When we arrived at La Buena Estrella, an independent space in San Rafael, one of the first things Olivia Vivanco said to us was that “the images are not in narrative order.” She then explained each image to us, in no particular order, in great detail. An image of empty bunks with foam mats piled against a while like one of the massive but drooping forms of Nairy Baghramian came from a temporary migrant center—the only one, Vivanco explained, that not only has separate quarters for men and women, but also separate quarters for queer people. Another image, a man standing in front of a cellphone shop, was X, who had started not only that cellphone shop but was about to open two others, exemplifying the hard-working and can-do spirit of the Haitian community in Tijuana; an adjacent image, of a tent community in the middle of a dusty square, was the Honduran caravan so famously scapegoated by Trump, a community under the false protection of local police, who collaborate with local cartels to recruit men and kidnap women.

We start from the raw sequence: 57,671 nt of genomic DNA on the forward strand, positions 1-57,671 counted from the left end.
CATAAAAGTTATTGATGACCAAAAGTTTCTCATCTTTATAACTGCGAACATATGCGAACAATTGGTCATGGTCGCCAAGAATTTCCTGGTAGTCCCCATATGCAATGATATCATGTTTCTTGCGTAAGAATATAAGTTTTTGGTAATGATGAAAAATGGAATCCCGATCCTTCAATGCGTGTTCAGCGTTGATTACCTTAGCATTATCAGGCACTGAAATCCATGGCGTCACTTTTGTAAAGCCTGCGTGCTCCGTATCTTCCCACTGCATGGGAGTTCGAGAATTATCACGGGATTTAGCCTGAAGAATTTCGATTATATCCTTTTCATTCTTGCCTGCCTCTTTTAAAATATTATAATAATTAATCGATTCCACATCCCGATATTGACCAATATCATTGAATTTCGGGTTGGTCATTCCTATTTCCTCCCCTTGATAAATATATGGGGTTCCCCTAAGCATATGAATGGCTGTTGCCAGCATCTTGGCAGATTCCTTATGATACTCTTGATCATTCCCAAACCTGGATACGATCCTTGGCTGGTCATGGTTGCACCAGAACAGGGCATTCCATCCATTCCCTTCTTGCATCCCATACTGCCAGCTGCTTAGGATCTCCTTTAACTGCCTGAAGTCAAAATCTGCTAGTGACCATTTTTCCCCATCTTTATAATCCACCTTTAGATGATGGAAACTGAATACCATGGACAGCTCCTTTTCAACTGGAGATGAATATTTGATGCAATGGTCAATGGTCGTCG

There were other images, of Haitians working and communing, of
Although we talked about sweeping generalizations standing there with the artwork, the artwork does no such thing in and of itself. Vivanco’s images are not didactic, they tell no story, they are not of scenes of sudden suffering or violence, they are not “shocking.” They do not attempt an explanation of anything, they do not attempt to help anyone, they are documents of a process, yes, but a process without an endpoint, without a need to “help.” Vivanco stayed with the Haitians, stayed with the Hondurans, talked to them when she could, went to meet them where she could, in the process putting herself occasionally in grave danger, walking by herself in the hills in the most violent city in the world to meet the operator of Radio Haiti.